WASHINGTON, Jan. 5, 2016 - After years of fighting for recognition and a level playing field, renewable energy advocates see a great year ahead for their industry.

Thanks to the Paris climate agreement, Congress extending vital tax breaks for renewables, and EPA’s pro-renewables Clean Power Plan, Ernie Shea, president of Solutions from the Land (SFL), sees great progress and great opportunities. But he also sees more work ahead for renewables because U.S. energy policies remain “overwhelmingly balanced in favor of fossil fuels.” He says the tax breaks, the Clean Power Plan, and EPA’s Renewable Fuel Standard all need fixes to tap the full potential of renewables.

Shea, who is also coordinator of SFL’s North American Climate Smart Agriculture Alliance (NACSAA) and 25x'25 project coordinator, tells Agri-Pulse that if voters elect a Republican as the next president, the Clean Power Plan and other Obama climate initiatives could be amended or ended in 2017, threatening the growth of renewables. But he adds, “That doesn’t make the problems go away.”

As the evidence and cost of climate change impacts increase, Shea explains, U.S. and world leaders are recognizing the need to invest in solutions “including lower-carbon biofuels, cleaner sources of power, and carbon sequestration.” He says that regardless of the outcome of the 2016 elections, the many corporate and non-profit groups he works with are committed to “helping the next administration realize that climate change is a major threat multiplier” and “helping states develop their Clean Power Plan implementation plans.”

Solar Energy Industries Association (SEIA) Communications Vice President Dan Whitten is equally upbeat on renewables. “Where we see the future for solar energy and other renewables would have been unfathomable just a few years ago, but with innovation and favorable policies, the growth we see in solar alone is astounding,” he tells Agri-Pulse.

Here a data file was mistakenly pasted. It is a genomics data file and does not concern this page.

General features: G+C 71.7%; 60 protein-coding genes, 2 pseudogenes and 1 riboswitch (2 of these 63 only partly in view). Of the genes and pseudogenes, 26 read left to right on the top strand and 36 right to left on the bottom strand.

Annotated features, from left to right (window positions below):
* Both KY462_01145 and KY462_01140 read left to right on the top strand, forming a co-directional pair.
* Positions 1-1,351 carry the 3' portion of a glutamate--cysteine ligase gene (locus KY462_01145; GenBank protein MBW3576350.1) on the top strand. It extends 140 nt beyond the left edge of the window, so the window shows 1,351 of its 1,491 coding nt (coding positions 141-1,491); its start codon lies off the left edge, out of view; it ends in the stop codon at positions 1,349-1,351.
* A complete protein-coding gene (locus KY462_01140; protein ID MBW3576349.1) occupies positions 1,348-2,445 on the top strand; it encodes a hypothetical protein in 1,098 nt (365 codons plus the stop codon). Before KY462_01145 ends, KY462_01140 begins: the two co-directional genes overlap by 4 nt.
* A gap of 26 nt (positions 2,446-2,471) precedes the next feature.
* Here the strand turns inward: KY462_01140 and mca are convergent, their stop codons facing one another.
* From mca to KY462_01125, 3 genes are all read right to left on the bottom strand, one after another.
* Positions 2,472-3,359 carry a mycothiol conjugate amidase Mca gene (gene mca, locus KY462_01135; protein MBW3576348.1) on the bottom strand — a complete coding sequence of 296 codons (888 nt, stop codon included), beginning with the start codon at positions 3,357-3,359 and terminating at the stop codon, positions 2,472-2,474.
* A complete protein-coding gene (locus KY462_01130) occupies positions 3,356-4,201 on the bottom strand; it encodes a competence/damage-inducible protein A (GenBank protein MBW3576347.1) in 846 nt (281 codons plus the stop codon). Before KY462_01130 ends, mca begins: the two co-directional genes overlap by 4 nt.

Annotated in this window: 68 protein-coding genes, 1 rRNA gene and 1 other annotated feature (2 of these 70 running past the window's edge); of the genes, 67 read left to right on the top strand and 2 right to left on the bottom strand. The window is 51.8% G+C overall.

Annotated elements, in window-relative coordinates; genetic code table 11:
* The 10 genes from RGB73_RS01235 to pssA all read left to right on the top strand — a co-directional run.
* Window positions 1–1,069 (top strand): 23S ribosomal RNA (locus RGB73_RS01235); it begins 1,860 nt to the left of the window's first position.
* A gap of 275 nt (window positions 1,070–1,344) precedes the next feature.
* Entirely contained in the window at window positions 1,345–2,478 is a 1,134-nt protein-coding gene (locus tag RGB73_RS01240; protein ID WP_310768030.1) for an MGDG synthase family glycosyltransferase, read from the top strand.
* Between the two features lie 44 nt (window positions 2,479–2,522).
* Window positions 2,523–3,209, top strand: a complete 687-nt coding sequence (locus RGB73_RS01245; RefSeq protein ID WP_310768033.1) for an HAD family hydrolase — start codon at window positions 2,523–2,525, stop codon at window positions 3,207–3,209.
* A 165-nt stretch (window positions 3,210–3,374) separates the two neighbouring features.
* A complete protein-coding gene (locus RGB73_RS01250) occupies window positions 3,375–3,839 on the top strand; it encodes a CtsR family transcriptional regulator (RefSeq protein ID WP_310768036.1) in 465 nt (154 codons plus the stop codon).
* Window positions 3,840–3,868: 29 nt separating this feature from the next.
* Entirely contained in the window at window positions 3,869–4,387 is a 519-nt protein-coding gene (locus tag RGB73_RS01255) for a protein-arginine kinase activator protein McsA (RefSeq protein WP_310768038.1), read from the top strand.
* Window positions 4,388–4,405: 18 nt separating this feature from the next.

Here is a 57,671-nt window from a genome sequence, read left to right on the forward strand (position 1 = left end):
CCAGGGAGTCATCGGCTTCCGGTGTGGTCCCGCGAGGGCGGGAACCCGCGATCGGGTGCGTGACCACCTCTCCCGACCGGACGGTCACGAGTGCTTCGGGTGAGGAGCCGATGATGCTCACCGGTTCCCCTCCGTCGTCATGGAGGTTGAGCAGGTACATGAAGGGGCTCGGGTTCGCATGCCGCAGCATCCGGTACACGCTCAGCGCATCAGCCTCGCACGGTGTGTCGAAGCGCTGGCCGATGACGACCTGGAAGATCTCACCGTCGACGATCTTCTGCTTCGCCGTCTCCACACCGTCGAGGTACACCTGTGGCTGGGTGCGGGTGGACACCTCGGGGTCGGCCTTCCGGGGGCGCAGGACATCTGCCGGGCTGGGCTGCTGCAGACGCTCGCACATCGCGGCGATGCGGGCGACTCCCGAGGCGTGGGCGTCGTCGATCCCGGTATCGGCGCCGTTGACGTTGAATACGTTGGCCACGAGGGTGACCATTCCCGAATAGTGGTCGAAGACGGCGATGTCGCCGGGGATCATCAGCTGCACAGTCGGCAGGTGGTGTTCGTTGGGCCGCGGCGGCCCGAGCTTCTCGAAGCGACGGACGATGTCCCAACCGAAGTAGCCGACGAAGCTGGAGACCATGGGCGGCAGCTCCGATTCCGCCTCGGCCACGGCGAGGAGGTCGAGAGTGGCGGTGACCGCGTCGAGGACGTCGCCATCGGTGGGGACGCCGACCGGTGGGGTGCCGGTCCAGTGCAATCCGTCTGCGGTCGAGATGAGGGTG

Whitten says by 2022 “our estimates show that power generation from solar is going to more than triple to 100 gigawatts from 24 gigawatts. That’s enough to power more than 20 million homes. The (tax credit) extension will trigger more than $125 billion in new private sector spending and add 220,000 jobs, just from solar alone. Other renewables also can expect substantial gains.”

President Obama likes to point out that as part of his determination “to keep some fossil fuels in the ground rather than burn them,” his administration has “multiplied the power we generate from the sun 20 times over” and “tripled the power we generate from the wind.” The Greentech Media (GTM) chart below shows a key driver: solar costs continue to drop.

GTM’s Solar PV System Price Forecast Through 2030

Source: GTMResearch, The Future of U.S. Solar

Whitten credits the Paris agreement with spurring “greater adoption of renewables around the world,” noting that the accord has already led to launching of the Global Solar Council and other renewable energy initiatives. He calls it a promising sign that just days after the 196 nations signed the Paris accord, Congress extended renewable energy tax breaks.

Whitten has a long 2016 to-do list, including working with state agencies to implement the Clean Power Plan and working with the Federal Energy Regulatory Commission to upgrade infrastructure to support renewables. But he says the good news is that renewables have solid bipartisan appeal.

“We’ve seen states considered to be Republican strongholds make major solar commitments and congressional lawmakers from both parties supported the investment tax credit last month, so we do see a favorable environment in Congress,” Whitten says. “And because of its broad national appeal, we think Republican and Democratic presidents alike will embrace the economic and environmental opportunities solar provides. Obviously we will be supporting candidates who are outspoken advocates for solar energy, but we will stay engaged in the policy making process regardless of who wins in November.”

National Biodiesel Board CEO Joe Jobe tells Agri-Pulse that after 2015’s tough challenges caused by policy uncertainty, “2016 has the potential to be one of the best years in our industry.” He adds that “With volumes set for biomass-based diesel for 2016 and 2017 and EPA working already to propose 2018 volumes this spring, this industry can get back on track. Getting the tax incentive reinstated retroactively for 2015 and forward for 2016 will also provide much needed stability.”